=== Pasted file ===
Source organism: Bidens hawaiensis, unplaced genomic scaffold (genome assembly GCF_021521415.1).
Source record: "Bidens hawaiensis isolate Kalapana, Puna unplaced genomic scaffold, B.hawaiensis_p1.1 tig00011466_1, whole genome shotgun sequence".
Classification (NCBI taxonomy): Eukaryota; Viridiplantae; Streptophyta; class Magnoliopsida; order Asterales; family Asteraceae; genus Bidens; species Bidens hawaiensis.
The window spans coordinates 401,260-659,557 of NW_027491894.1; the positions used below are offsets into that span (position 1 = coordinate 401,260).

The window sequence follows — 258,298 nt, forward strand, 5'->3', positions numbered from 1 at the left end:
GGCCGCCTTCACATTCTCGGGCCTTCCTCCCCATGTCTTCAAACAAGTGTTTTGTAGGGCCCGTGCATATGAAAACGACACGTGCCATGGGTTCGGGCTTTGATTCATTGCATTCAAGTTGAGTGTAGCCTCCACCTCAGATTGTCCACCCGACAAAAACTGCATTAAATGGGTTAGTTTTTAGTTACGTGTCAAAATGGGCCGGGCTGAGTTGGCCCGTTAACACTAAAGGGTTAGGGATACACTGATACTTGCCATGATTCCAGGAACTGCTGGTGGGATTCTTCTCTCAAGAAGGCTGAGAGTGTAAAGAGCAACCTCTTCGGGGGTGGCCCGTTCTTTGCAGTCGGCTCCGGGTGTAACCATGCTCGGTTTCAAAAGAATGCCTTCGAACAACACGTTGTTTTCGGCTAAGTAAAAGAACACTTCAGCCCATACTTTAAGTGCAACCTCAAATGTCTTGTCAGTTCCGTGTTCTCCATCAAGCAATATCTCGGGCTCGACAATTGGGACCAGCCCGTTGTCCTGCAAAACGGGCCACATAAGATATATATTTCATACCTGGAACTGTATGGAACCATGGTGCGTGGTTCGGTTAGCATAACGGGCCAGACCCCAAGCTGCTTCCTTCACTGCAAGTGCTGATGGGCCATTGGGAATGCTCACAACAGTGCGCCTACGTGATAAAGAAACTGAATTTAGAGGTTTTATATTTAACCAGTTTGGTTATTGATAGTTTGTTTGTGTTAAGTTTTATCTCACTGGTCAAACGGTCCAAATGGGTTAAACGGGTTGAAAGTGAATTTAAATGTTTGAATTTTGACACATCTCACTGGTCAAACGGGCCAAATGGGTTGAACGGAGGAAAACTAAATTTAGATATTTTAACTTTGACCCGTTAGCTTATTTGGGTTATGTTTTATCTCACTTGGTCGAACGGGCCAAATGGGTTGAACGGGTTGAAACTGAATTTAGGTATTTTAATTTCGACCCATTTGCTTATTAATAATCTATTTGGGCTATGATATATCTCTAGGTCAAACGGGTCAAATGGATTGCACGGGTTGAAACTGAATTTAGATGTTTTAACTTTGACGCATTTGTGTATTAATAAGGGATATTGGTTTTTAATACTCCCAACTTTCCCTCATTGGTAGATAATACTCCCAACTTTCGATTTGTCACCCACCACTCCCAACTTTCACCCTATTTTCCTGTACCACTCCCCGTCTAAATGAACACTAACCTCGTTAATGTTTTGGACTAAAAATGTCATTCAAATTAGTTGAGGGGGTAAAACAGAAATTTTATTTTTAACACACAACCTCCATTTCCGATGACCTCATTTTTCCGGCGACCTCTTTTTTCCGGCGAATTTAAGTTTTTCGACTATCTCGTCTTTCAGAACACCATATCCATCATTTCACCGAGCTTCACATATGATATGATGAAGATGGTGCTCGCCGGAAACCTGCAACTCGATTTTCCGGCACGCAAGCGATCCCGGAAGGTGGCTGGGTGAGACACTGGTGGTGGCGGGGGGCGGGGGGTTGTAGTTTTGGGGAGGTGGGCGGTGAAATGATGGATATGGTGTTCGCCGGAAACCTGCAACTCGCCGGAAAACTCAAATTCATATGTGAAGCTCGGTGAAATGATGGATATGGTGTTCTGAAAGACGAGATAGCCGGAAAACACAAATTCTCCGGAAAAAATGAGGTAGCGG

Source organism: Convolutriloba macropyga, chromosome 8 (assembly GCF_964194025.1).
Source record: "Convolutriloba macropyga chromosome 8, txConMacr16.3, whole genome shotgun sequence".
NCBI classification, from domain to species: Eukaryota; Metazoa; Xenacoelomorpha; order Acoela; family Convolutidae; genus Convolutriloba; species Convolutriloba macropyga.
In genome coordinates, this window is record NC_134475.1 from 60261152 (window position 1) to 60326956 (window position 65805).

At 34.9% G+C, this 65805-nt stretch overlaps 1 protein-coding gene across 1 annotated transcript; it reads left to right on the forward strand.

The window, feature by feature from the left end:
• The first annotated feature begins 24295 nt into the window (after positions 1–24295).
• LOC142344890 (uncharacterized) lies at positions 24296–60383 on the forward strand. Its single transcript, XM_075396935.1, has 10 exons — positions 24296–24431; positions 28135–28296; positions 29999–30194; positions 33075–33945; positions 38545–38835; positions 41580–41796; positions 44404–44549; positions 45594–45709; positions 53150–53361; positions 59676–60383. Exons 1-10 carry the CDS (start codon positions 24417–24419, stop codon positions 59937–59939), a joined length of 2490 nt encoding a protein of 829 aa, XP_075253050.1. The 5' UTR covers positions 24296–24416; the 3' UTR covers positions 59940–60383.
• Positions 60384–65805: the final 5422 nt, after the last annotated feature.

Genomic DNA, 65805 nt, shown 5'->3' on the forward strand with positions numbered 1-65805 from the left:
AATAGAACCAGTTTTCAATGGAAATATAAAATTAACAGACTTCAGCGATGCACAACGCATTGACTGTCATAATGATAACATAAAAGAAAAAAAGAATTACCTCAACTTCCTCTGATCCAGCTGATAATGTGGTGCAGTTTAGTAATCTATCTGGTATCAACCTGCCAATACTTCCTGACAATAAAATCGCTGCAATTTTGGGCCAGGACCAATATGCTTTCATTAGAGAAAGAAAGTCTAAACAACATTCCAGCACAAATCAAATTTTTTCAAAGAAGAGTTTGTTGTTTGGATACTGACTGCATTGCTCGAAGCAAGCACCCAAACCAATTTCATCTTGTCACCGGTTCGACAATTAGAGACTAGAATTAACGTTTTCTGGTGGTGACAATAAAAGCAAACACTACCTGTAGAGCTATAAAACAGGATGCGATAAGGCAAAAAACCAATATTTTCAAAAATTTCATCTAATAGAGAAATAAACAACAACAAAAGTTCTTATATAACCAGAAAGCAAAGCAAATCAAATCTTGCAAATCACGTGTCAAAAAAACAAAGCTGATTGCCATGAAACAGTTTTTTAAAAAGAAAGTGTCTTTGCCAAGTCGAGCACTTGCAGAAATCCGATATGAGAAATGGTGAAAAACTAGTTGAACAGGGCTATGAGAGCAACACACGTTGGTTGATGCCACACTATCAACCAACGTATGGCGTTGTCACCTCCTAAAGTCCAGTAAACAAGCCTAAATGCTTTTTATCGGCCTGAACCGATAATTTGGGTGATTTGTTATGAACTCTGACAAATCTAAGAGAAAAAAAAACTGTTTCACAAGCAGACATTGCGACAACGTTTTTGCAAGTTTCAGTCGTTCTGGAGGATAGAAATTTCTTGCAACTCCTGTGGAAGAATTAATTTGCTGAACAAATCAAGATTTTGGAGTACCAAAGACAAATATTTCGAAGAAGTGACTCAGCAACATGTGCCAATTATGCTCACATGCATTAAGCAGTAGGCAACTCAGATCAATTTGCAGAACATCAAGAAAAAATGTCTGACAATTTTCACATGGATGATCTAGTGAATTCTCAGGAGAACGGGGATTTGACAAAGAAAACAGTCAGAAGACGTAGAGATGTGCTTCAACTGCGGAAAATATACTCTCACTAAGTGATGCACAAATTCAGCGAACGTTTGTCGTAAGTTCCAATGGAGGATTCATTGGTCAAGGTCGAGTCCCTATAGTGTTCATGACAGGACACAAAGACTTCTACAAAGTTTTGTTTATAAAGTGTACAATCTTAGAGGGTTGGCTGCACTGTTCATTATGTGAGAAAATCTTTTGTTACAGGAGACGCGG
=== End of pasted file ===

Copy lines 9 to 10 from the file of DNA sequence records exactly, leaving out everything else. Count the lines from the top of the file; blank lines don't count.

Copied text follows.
NCBI classification, from domain to species: Eukaryota; Metazoa; Xenacoelomorpha; order Acoela; family Convolutidae; genus Convolutriloba; species Convolutriloba macropyga.
In genome coordinates, this window is record NC_134475.1 from 60261152 (window position 1) to 60326956 (window position 65805).